It’s also important to understand what the IRS won’t count as earned income toward EITC eligibility. Here are some types of income that don’t count.

  • Alimony and child support
  • Interest and dividends (investment income)
  • Nontaxable payments you receive for fostering a child
  • Pensions and annuities
  • Social security and railroad retirement benefits (including disability benefits)
  • Unemployment benefits (even though they’re generally taxable income)
  • Veterans benefits (including VA rehabilitation payments)
  • Welfare benefits
  • Workers’ compensation benefits

Here are the adjusted gross income limits for EITC eligibility.


Adjusted gross income limits

Filing status

No children claimed

One child claimed

Two children claimed

Three or more children claimed

Single, head of household or widow(er)





Married filing jointly





Married filing separately

Not eligible to claim the EITC 

Kids and EITC eligibility

If you’re at least 25 but younger than 65, and you meet income limits, you don’t have to be a parent to qualify for the earned income credit. But if you do have children and you want to claim them in order to get a higher credit amount, they’ll have to meet relationship, age, residency and joint return tests in order to qualify.

Learn more: Who’s a qualifying child for tax purposes?

How can I claim the earned income tax credit?

If you meet all the requirements to get the EITC, you’ll need to file a federal income tax return to claim it. Filers who are also claiming qualifying children must complete and file Schedule EIC with their 1040.

Verifying eligibility and completing all the necessary forms can seem intimidating, so you might be looking into having a paid preparer file your federal tax return for you. But if your income is low enough, you may qualify to use Free File. Or you may be able to qualify for free help from the IRS Volunteer Income Tax Assistance (or VITA) and Tax Counseling for the Elderly programs.

Next steps

If you think you might qualify for the EITC, the IRS EITC Assistant can help you get a better idea of your eligibility.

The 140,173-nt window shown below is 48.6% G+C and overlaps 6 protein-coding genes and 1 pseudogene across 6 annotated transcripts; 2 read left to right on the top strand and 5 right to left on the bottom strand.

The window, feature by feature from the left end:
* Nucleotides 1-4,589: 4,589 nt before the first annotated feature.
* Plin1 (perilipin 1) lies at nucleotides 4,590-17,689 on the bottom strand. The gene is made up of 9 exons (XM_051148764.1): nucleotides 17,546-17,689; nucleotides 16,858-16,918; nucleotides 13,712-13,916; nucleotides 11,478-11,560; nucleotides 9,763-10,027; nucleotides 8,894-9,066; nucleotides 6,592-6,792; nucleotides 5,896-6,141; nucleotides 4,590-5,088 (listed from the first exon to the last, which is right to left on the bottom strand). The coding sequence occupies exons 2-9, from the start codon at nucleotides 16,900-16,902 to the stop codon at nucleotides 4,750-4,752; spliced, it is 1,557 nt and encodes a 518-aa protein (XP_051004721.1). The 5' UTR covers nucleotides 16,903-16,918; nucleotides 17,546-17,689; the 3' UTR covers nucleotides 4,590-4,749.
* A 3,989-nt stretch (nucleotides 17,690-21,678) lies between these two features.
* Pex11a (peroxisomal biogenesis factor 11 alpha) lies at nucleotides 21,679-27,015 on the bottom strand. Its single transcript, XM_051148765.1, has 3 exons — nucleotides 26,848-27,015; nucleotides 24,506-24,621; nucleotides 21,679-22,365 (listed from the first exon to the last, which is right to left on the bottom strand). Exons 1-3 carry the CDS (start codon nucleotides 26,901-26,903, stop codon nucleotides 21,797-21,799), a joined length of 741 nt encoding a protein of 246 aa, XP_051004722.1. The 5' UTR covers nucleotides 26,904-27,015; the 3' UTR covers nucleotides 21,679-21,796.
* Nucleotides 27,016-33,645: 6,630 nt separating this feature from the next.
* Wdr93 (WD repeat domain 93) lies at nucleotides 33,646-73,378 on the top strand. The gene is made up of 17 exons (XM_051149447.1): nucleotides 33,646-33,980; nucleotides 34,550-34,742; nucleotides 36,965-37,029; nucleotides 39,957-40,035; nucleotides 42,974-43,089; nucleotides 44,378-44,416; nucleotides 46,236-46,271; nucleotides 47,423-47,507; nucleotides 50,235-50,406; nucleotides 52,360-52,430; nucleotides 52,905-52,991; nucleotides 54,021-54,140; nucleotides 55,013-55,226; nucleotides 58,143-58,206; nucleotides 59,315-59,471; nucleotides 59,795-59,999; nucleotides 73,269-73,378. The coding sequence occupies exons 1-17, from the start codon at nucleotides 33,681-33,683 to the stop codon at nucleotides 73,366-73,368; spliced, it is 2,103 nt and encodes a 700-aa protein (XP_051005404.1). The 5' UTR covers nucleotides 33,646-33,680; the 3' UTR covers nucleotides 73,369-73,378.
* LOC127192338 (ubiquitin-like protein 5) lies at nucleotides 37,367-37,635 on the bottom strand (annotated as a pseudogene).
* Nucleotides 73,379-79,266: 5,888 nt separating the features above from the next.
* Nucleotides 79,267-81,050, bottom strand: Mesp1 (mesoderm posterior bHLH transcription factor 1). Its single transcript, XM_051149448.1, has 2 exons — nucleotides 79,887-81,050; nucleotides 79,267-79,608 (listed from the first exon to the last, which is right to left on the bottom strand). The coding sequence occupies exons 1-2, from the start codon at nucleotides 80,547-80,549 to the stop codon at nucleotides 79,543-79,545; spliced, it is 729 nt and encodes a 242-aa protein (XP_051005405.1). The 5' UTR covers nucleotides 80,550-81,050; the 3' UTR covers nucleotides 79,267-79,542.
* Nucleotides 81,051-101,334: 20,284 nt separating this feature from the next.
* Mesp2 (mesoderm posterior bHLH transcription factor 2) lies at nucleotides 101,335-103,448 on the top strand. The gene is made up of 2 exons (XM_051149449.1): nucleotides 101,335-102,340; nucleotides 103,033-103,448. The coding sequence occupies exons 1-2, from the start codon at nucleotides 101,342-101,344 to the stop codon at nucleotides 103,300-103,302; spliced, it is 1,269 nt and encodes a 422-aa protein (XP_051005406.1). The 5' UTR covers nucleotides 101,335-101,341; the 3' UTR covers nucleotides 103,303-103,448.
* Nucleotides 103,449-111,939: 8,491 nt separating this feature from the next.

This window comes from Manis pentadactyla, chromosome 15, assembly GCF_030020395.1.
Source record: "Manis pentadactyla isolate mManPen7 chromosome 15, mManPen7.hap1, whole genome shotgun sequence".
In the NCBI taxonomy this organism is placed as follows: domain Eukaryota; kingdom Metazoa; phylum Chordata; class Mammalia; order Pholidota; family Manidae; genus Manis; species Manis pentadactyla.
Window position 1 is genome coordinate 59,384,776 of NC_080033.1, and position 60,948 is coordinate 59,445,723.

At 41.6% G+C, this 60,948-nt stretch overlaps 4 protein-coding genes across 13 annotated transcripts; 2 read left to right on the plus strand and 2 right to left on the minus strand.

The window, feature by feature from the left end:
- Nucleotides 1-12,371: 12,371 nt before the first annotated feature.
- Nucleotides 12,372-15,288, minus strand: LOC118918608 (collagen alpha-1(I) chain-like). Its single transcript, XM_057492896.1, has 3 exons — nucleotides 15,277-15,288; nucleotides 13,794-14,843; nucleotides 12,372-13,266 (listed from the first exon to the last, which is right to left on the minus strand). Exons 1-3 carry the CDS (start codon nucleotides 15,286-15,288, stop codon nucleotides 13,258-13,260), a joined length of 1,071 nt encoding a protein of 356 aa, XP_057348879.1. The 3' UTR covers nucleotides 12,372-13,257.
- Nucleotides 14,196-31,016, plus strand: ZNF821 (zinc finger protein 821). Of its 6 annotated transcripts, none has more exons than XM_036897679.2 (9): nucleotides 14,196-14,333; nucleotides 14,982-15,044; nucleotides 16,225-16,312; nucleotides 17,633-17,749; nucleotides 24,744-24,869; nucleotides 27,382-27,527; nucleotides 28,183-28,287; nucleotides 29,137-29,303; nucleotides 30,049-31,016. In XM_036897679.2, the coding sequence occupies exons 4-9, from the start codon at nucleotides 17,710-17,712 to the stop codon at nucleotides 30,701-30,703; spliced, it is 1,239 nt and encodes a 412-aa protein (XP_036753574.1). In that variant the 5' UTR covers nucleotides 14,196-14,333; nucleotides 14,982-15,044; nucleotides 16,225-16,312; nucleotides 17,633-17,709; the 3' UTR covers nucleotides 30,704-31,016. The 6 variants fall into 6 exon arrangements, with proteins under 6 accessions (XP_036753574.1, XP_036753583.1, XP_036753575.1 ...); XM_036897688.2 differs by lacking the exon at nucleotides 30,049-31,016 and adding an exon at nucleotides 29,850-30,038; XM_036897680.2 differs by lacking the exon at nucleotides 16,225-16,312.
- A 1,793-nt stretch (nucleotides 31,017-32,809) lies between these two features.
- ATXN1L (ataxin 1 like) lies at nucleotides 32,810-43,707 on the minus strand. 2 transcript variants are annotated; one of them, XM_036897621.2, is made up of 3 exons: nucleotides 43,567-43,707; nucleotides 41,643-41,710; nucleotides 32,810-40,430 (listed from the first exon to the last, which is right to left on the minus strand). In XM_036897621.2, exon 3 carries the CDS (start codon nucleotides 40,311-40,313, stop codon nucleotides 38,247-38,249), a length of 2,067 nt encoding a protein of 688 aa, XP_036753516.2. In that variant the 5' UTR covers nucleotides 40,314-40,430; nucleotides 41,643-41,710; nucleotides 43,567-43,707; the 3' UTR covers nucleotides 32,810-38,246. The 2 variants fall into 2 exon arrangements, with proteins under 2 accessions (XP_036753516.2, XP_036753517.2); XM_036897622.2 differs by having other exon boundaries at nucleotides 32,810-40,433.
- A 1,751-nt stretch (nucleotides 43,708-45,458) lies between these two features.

Keep in mind that eligibility can change with a change in your parental, financial or marital status (marriage or divorce). You may qualify for the current tax year even if you didn’t qualify in prior years.

What’s more, qualifying for the federal earned income tax credit could mean you qualify for other credits, such as a federal child tax credit or state credits for low-income workers. The National Conference of State Legislatures provides information about state EITCs on its website.

Relevant sources: IRS: Earned Income Tax Credit (EITC) | IRS: Earned Income Tax Credit and Other Refundable Credits | IRS: Know the Questions to Ask about Refundable Credits | IRS: Statistics for Tax Returns with EITC | IRS: EITC Fast Facts | IRS: EITC Key Communication Messages | IRS: EITC Reports and Statistics | IRS Publication 596, Earned Income Credit (2019) | IRS Earned Income Tax Credit Income Limits and Maximum Credit Amounts | IRS: How Do I Claim EITC? | Schedule EIC (2019) | IRS Form 1040 Instructions (2019) | IRS: Statutory Employees | Congressional Research Service: The Earned Income Tax Credit (EITC): A Brief Legislative History

Christina Taylor is senior manager of tax operations for Credit Karma. She has more than a dozen years of experience in tax, accounting and business operations. Christina founded her own accounting consultancy and managed it for more than six years. She co-developed an online DIY tax-preparation product, serving as chief operating officer for seven years. She is an Enrolled Agent, the current treasurer of the National Association of Computerized Tax Processors and holds a bachelor’s in business administration/accounting from Baker College and an MBA from Meredith College. You can find her on LinkedIn.